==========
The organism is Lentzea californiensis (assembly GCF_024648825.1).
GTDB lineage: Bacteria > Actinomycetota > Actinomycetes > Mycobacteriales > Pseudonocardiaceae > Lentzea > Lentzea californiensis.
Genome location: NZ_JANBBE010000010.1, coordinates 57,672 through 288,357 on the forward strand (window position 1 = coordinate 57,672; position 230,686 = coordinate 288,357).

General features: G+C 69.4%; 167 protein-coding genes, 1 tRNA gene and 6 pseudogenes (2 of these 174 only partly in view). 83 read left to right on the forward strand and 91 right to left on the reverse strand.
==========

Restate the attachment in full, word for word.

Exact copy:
The organism is Lentzea californiensis (assembly GCF_024648825.1).
GTDB lineage: Bacteria > Actinomycetota > Actinomycetes > Mycobacteriales > Pseudonocardiaceae > Lentzea > Lentzea californiensis.
Genome location: NZ_JANBBE010000010.1, coordinates 57,672 through 288,357 on the forward strand (window position 1 = coordinate 57,672; position 230,686 = coordinate 288,357).

General features: G+C 69.4%; 167 protein-coding genes, 1 tRNA gene and 6 pseudogenes (2 of these 174 only partly in view). 83 read left to right on the forward strand and 91 right to left on the reverse strand.